Mid-November freeze up in progress along Chena River.

Mid-November freeze up in progress along Chena River.

In the office, I’ve been working on tracking down lots of past invasive plant species data, cleaning it up, and getting it ready to submit to AKEPIC (The Alaska Exotic Plants Information Clearinghouse).

I’ve also been still working away at identifying plant specimens from our office and over the past few weeks I’ve had the pleasure of going to the University of Alaska-Fairbanks to compare our specimens with those in their herbarium.  This has been a really fun and valuable process for me as I’ve been able to see a larger scale herbarium in action and be around and get advice and identification help from some very talented botanists.   We thought we might have a rare plant Arnica lonchophylla amongst our specimens, but alas it turned out to be the more common Arnica angustifolia ssp. tomentosa. Although an admittedly intermediate specimen, as verified by one of the herbarium’s very talented pseudo-retired botanists.  I’ve also really enjoyed this experience as it has allowed me a glimpse into the academia side of things.  It has been very interesting and enlightening to be able to compare and contrast these two very different worlds.

The biggest recent happenings, however, occurred in late October when I was able to go to Anchorage for the annual Invasive Plant Conference!  The conference was a really amazing opportunity to witness and experience the full scope of the invasive species management community across Alaska.  I was able to meet, talk with, get advice from, share management successes/failures with, strategize and laugh with people from all over the state who work for all different types of organizations and agencies.  Not to mention learn a lot from many great lectures, presentations and workshops.

I was also able to visit with my Anchorage CLM counterparts Bonnie and Charlotte, complete with some time on the Matanuska Glacier!

All in all, a great week in Anchorage.

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December has brought even milder temperatures in the 20s (what the heck Fairbanks?!) and more AKEPIC and plant ID work.

I also had the opportunity to drive north to Central, AK to monitor the winter caribou hunt along with some peers from Alaska Department of Fish and Game.  After a nasty drive across Eagle Summit in nearly white-out conditions we arrived at a very cold Central field station.  One heater malfunction, one rented ‘hotel’ room and several greasy meals later we were able to comfortably sleep in the field station. The next few days were spent driving along the Steese Highway checking hunters’ permits and licenses as they emerged from the surrounding hills on snow machines towing caribou.  The hunt was remarkably civil with no citations written and no fist fights or shots fired between hunters (apparently this civil-ness is quite a rarity).  The scenery was breath-taking as usual: rolling hills of snow dotted with the black silhouettes of spruce trees.  Certain portions of the road looked like a moonscape of pure white snow with no vegetation in site.  Something you would see in Antarctica (or Mann’s planet from Interstellar).  Mornings before sunrise (i.e. before 9:15 AM) and evenings after sunset (i.e. after 3:45 PM) were spent at the Steese Roadhouse for more greasy fare.  It is the sole restaurant, general store, and gas station in Central.  After one day of hunt monitoring weather forecasts started predicting some ominous snow storms, and thus, with the hunt slowing down and weather on the way we left on the second (and last) day of the hunt and headed back to Fairbanks for fear of being snowed in.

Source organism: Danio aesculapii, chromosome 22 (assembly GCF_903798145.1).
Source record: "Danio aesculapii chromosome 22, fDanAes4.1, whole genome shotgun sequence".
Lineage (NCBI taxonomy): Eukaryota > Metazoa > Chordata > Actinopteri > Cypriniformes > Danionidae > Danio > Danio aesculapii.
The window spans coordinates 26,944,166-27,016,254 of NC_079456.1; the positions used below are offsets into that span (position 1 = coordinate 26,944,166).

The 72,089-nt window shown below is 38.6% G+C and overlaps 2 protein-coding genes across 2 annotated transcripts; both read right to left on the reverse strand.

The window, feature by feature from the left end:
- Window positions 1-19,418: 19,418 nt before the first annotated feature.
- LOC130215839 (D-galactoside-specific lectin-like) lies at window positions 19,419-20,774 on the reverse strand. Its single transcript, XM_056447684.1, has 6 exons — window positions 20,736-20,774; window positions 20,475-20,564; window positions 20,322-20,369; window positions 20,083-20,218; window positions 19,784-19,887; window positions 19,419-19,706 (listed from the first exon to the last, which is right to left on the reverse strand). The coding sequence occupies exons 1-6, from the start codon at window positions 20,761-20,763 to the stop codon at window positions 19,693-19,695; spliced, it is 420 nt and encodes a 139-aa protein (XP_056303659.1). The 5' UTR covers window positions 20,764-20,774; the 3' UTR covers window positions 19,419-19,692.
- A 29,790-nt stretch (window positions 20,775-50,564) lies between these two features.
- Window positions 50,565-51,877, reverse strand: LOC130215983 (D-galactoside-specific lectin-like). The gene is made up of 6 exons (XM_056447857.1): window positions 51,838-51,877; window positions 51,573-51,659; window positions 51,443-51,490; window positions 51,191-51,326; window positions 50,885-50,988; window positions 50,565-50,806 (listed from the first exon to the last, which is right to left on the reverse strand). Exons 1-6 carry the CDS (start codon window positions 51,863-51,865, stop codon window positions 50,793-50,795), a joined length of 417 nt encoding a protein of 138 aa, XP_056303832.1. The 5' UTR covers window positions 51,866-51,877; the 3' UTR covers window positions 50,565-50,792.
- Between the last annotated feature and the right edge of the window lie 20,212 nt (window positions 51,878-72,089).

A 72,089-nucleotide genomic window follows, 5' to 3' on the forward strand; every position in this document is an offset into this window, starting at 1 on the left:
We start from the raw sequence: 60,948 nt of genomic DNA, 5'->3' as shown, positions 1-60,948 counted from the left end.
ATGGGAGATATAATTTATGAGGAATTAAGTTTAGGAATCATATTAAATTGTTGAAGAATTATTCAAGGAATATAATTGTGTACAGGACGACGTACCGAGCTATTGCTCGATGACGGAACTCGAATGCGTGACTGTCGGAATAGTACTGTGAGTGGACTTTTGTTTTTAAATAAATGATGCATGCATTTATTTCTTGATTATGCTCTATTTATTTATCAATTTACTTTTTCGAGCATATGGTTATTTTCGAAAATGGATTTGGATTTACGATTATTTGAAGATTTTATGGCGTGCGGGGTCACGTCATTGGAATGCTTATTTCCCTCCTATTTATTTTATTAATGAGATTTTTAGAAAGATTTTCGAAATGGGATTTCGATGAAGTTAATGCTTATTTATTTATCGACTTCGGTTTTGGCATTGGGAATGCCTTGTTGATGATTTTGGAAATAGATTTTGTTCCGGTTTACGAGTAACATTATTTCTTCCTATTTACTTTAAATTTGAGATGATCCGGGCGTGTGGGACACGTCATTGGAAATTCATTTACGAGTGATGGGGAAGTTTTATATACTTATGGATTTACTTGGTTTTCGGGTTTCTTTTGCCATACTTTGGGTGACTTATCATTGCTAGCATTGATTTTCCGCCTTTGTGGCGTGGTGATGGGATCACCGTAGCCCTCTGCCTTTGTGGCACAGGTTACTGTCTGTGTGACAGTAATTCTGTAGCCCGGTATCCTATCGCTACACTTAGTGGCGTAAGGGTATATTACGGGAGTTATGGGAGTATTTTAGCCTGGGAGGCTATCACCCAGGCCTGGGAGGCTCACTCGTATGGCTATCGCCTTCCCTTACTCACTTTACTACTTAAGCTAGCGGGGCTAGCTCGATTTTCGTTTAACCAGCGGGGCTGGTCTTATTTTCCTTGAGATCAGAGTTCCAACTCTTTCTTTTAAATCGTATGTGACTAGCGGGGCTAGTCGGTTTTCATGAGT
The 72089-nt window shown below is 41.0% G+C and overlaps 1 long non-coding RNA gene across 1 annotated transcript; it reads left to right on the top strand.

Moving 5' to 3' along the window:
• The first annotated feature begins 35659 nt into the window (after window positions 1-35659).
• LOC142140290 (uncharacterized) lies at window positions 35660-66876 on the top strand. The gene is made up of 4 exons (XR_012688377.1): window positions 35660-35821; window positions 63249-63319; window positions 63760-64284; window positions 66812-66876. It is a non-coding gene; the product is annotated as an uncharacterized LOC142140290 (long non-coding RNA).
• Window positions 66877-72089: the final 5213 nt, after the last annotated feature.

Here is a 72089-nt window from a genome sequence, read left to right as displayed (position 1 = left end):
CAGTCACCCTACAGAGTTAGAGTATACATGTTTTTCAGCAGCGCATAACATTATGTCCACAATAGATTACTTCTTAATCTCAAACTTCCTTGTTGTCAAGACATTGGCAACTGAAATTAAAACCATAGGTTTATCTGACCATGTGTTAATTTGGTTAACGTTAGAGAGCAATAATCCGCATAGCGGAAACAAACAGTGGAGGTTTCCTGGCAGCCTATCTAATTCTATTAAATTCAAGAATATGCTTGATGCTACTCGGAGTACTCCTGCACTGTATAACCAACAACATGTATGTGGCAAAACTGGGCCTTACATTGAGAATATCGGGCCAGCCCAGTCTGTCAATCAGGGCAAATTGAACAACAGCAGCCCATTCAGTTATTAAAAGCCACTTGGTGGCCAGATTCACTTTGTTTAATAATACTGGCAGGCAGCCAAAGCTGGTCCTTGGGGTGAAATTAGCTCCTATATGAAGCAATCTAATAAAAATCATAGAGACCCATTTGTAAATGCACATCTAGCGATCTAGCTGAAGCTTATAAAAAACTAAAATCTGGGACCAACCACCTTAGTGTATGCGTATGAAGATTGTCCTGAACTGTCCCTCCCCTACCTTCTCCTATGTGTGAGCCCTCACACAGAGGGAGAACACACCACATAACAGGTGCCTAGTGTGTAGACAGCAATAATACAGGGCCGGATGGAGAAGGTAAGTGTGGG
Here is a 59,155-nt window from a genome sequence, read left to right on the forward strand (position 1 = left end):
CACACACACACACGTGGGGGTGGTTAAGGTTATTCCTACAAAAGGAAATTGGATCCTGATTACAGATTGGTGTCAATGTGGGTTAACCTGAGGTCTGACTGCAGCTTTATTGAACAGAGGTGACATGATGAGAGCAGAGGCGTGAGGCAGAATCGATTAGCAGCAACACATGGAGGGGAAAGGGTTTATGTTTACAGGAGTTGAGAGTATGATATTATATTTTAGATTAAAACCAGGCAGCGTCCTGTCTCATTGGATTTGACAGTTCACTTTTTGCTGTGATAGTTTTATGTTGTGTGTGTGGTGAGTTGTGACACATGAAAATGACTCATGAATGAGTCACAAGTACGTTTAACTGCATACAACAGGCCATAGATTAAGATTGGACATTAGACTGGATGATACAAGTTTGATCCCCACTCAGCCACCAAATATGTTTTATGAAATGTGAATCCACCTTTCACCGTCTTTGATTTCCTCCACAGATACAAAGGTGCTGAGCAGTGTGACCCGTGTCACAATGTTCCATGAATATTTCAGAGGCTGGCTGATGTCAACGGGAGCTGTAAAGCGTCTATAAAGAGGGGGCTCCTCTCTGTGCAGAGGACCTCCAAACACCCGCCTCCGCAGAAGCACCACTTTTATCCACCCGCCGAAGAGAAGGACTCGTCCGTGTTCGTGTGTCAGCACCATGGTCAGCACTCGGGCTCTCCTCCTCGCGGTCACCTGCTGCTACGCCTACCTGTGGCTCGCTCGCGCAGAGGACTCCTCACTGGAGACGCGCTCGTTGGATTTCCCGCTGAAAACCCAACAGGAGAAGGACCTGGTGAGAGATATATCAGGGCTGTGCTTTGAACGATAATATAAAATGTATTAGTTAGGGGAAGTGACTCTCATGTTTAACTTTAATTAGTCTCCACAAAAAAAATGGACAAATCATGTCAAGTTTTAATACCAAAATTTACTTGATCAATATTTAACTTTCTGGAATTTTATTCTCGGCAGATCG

Us monitoring the caribou hunt along the Steese Highway.

Hope all you CLM interns still on board are having a great winter!


Fairbanks, AK




Baby, it’s not so cold outside…

Whelp, it’s been a balmy 45 degrees here in Taos. About ten degrees higher than normal. No snow. No ice. Just mud. I have to use four wheel drive just to get up my road, then do some Tokyo drift moves to get in my driveway before the tires finally grip gravel. My dog, who is white, insists on running through all the mud he can find and tracking it through the house, finally depositing what’s left on his feet in the bed. I wake in the middle of the night to dried mud nuggets between the sheets. On the plus side, I can make a small fire before bed, and it’s still relatively warm in the morning.

Otherwise, there’s not much to report. Attempting to orchestrate some community groups for weed removal and eventual re-seeding. And up to my eyeballs in NEPA…. I think I have about five different projects going on, two of which I’m starting from scratch. I’ll be sure to report on them once I’ve removed the subsequent gray hairs…

With that, Happy Chrismahanakwanzsolistikah!


It can be lonely, oh so lonely…but, that’s OK-I got field work!

Hello fellow CLM-ers!

I know many of you live in remote areas of the country.  I live in a town of 4500, which is small, but it’s still suburbia nonetheless.  I have the library, gym, grocery stores, and restaurants to keep me busy if need-be.  Also, the Big Horn Mountains are right here for adventures.  But with all the other interns gone it’s kind of lonely.